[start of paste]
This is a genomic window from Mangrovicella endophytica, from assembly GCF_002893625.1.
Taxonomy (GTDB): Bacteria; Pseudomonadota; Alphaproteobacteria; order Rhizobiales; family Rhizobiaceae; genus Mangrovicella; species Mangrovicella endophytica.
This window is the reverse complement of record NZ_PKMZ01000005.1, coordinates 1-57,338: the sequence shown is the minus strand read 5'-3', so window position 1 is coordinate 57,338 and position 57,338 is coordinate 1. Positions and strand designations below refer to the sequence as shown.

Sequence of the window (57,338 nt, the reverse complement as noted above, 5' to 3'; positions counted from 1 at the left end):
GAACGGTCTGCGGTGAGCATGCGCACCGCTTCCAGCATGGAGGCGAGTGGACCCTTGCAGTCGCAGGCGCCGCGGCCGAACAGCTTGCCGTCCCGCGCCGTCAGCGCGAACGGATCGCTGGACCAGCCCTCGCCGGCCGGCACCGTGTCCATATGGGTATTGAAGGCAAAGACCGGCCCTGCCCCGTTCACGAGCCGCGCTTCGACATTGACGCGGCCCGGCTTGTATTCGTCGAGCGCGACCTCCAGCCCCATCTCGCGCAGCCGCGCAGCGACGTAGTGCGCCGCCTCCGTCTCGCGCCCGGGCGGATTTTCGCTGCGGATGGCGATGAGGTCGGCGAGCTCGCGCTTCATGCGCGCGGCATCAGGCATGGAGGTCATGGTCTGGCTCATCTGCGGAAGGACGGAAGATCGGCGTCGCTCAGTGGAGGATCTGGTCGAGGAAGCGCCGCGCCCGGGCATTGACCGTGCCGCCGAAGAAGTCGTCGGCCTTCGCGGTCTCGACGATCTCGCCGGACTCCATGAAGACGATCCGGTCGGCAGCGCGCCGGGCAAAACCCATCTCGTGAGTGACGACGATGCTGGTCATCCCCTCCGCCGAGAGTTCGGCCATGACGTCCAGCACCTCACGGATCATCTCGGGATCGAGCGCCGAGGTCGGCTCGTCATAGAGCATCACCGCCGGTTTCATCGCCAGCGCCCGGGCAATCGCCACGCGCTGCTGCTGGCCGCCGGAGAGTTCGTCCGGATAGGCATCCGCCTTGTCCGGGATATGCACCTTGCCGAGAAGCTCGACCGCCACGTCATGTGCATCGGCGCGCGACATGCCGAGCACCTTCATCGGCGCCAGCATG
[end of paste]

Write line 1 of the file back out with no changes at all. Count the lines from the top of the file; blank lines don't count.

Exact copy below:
This is a genomic window from Mangrovicella endophytica, from assembly GCF_002893625.1.